- As a Math major, I’ve taken the time on the side to perfect my code to analyze data problems. I’ve worked on 10+ data projects focusing on data cleaning, visualization, and prediction models using machine learning, neural network, and topic modeling. For example, with work in [impact statement], I can see myself leveraging those experiences scale the data mountain at [company].
Close it out with an actionable ending. Take the time to thank them for reading your email, acknowledging how busy they are and try to get something on the books. If they’ve made it this far, they will likely schedule something if your experience does match, so make it as easy as possible for them.
Here are some examples of good closing paragraphs:
- I know you are super busy, but I would appreciate the opportunity to hop on a quick call to learn more about [specific role/team]. Would you be free for a 15-minute call either [timeframe 1] or [timeframe 2]?
- If you could take 15 minutes out of your busy day to chat with me, I would love to learn more about [company] and see if I’m a good fit. Would you be free either [timeframe 1] or [timeframe 2]?
Don’t forget to sign your email with a “Thanks” or “Thanks in advance” and your name. You should also make sure you have a signature set up on your email account. You might want to include your contact information and personal website/portfolio in this section. And, like we mentioned, always attach your resume to the email. You don’t need to mention that it is there, but if you’d like to, you can say: “In advance, I have attached my resume for your review.”
5. Send your email at the right time
Yesware, a sales toolkit, created a map where they will tell you the best time to send it for highest reply rate in a certain place. For example, the highest reply rate from people in San Francisco is 4pm. But, if you’re emailing someone in New York, you’re more likely to get a reply at 6pm. Every little thing helps, so definitely time your emails in the best reply rate zones. Check out their map here.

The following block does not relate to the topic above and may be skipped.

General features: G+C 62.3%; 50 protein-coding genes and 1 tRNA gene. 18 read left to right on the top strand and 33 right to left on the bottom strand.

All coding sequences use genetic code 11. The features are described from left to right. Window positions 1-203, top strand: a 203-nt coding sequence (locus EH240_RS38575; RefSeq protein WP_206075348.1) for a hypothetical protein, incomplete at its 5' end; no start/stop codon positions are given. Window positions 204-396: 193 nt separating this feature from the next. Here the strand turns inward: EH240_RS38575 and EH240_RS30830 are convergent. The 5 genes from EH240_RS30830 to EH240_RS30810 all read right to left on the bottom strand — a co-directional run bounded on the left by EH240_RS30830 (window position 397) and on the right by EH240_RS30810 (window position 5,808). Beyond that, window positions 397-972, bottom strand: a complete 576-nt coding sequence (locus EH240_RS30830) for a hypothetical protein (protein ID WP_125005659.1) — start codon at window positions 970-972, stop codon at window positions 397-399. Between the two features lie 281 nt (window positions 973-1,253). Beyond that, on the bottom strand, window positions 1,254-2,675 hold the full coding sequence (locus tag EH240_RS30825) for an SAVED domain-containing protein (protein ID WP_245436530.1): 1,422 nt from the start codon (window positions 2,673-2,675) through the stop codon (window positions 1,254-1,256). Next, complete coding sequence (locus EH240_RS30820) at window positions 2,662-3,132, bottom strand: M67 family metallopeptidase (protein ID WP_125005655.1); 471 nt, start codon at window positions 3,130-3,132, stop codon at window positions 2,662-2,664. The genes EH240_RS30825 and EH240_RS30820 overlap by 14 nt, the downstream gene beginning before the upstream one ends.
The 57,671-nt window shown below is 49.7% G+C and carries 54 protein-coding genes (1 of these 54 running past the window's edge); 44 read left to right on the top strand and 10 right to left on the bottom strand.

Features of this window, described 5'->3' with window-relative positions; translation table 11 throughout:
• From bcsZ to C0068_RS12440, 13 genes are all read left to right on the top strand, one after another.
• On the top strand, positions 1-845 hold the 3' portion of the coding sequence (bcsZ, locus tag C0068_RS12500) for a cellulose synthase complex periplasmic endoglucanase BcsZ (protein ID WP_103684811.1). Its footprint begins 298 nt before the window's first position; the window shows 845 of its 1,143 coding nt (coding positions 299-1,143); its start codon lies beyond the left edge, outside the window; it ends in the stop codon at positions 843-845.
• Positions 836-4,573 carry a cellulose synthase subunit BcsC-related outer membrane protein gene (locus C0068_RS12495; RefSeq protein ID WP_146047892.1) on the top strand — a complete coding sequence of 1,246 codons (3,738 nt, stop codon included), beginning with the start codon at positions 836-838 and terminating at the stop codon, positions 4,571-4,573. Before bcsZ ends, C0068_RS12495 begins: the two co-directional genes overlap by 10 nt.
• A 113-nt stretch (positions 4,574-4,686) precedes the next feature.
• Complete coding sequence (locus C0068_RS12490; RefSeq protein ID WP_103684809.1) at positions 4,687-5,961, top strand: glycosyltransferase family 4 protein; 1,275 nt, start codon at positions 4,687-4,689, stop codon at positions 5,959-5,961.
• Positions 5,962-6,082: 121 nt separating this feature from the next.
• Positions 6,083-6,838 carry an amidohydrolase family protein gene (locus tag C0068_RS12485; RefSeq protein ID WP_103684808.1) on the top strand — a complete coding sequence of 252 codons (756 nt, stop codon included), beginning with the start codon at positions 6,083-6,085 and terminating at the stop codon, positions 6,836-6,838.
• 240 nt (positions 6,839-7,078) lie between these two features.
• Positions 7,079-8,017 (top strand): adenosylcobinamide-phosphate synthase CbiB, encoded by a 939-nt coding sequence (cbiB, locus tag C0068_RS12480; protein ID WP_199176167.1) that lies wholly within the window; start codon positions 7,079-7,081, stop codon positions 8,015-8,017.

6. Don’t be afraid to follow up!
Now that you’ve sent the cold email, a lot of people think the job is done. But, it’s not! You might not get a response the first time because the person was doing one of a million other things. It might not mean that they are not interested, it might just mean that they were busy. So, don’t be afraid to send a follow up email.
Wait 1 week and then respond to yourself in the same thread with a concise and polite follow up.
Here is an example of a good follow up email:
I know you must be busy, but I thought I’d quickly follow-up in case this happened to fall through the cracks. I’ve been making headway on current interview processes, but [Company] is solving a problem I know I care deeply about, so if you happen to be free during [time frames], I’d love to have a quick 15-minute chat. Let me know!
With these cold email for job application tips & email templates at your disposal, you should be more than ready to send great cold emails to recruiters and hiring managers.
Pathrise is a career accelerator that works with students and professionals 1-on-1 so they can land their dream job in tech. With these tips and guidance, we’ve seen up to 3x as many responses to applications.
If you want to work with our mentors 1-on-1 to get help with your cold emails or with any other aspect of the job search, become a Pathrise fellow.